• 1 In order to arrest a person without a warrant and without knowledge that a warrant has been issued for that person, a police officer must have "reasonable grounds to believe that the person is committing or has committed an offense." (Ill. Rev. Stat. 1975, ch. 38, par. 107-2(c).) The defendant was 3 or 4 inches taller than the escapee and wearing somewhat different clothing. He was some 30 miles from where the escapee had been believed to be 6 days earlier. Although the officer saw defendant's hands before the arrest, no showing was made that the officer looked for a scar on the left ring finger. Even though the defendant gave a suspicious answer when he stated that he was both coming from and going to Springfield and although the officer might have inferred that the defendant had a driver's license in his possession that did not belong to him or did not want the officer to know his true name, we find this evidence insufficient as a matter of law for the officer to have had reasonable grounds to believe that the defendant was the escapee. We also find it insufficient as a matter of law to be the basis of reasonable grounds for the officer to have believed that defendant was committing or had committed any other crime.

Although both in the trial court and on appeal, defendant has placed the thrust of his argument on the theory that the officer's original questioning of him was improper, the issue of probable cause for the arrest has been raised in both courts>. We recognize that arresting officers must make difficult, quick decisions based on probabilities (People v. Robinson (1976), 62 Ill.2d 273, 342 N.E.2d 356), but arrests cannot be made upon mere suspicions. (People v. Attaway (1976), 41 Ill. App.3d 837, 354 N.E.2d 448.) We rule the finding of the trial court that probable cause existed for the arrest to be contrary to the manifest weight of the evidence. The motion to quash the arrest and suppress the evidence seized should have been allowed. For this reason we reverse and remand for a new trial.

In order that any subsequent trial be properly conducted, we must pass upon the trial court's denial of the motion to suppress statements and identification.

The evidence at the suppression hearing showed that defendant was taken first to the Logan County jail and then, in the afternoon of his arrest, transferred to the Sangamon County jail. A State police investigator testified that he first talked to defendant at the Logan County jail at 9 a.m. and advised him of his Miranda rights and then asked him some questions about the Cummings' robbery which defendant did not answer. Detective Sedlak of Sangamon County testified that he and Detective Dalby interviewed defendant about 2:45 p.m. that day at the Sangamon County jail and also advised defendant of his Miranda rights. Defendant indicated a willingness to talk without a lawyer. They showed defendant a composite drawing of a suspect in the Cummings' robbery and the defendant admitted that he had many characteristics similar to those of the suspect in the drawing.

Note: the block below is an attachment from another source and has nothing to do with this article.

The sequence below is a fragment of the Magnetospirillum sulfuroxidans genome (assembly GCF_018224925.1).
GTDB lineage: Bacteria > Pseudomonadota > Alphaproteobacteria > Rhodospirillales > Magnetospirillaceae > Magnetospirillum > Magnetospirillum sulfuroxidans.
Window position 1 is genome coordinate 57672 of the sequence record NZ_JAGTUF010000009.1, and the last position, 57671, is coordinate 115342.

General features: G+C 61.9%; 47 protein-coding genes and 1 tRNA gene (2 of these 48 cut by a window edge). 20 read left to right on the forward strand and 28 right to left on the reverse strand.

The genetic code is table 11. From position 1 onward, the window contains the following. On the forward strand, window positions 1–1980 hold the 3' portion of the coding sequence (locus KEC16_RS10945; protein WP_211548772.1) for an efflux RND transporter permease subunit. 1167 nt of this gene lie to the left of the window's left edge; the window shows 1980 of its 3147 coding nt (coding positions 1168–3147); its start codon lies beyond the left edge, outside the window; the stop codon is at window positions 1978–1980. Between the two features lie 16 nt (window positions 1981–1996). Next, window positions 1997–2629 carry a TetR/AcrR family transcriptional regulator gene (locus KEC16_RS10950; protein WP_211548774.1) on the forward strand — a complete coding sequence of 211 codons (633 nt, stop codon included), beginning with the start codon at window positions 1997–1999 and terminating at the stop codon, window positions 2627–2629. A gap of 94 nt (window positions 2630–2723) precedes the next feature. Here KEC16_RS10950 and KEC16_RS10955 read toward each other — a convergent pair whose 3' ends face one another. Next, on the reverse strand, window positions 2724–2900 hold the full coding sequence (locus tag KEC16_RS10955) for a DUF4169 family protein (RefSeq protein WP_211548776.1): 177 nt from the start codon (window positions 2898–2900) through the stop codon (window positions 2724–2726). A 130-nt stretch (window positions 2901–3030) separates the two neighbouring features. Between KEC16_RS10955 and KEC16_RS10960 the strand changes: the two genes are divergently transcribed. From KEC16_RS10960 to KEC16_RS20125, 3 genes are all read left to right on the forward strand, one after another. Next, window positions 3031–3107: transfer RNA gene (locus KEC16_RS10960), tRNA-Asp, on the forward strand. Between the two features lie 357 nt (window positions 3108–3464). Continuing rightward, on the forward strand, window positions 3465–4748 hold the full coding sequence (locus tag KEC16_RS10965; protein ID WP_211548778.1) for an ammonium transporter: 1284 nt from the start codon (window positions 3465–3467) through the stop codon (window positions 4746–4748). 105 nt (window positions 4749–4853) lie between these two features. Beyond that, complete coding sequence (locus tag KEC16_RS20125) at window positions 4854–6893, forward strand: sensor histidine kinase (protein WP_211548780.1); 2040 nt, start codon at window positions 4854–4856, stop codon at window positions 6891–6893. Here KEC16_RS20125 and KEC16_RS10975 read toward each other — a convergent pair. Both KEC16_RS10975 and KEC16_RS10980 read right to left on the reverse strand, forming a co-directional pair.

Testimony was further presented that after being told that a lineup would be conducted, defendant told the officers "I can clear this matter up, but some consideration must be given to my testimony." Defendant then stated that he wanted lenient treatment for various charges pending against him. Defendant was taken to a lineup and then told that he had been picked out during the lineup. Defendant then made several of the statements admitted at trial. The next day further questioning of defendant took place after Miranda rights were further explained to him and he made further statements which were also later admitted at trial.

Not all State's evidence which would not have been obtained but for an illegal arrest of a defendant is required to be suppressed. In Wong Sun v. United States (1963), 371 U.S. 471, 9 L.Ed. 441, 83 S.Ct. 407, a defendant was arrested without probable cause, released on his own recognizance, and, several days later, returned on his own volition to the police station and confessed. The confession was ruled to be admissible.

On the other hand, in Brown v. Illinois (1975), 422 U.S. 590, 45 L.Ed.2d 416, 95 S.Ct. 2254, inculpatory statements made by an illegally arrested defendant to officers at a police station, with the first statement being made less than two hours after the arrest, were ruled inadmissible as violative of the fourth amendment. The Illinois Supreme Court had approved the admission into evidence of the statements on the basis that the giving of Miranda warnings to the defendant had broken the chain between the unlawful arrest and the giving of the statements and rendered them voluntary. (People v. Brown (1974), 56 Ill.2d 312, 307 N.E.2d 356.) The United States Supreme Court opinion in Brown explained that the fifth amendment rights of the defendant protected by the Miranda warnings were only one aspect of the constitutional permissibility of admitting the defendant's statements into evidence. The effect on fourth amendment rights of admitting the statements also required consideration. The opinion concluded that whether the statements must be suppressed depended in addition to their voluntariness, upon (1) the time span between arrest and the statement, (2) intervening circumstances, and (3) "the purpose and flagrancy of the official misconduct" (422 U.S. 590, 604, 45 L.Ed.2d 416, 427, 95 S.Ct. 2254, 2262). The court noted that the purpose of Brown's arrest appeared to be to coerce him to confess. He was converged upon by police officers in his home at night. The burden of showing admissibility was stated to be on the prosecution.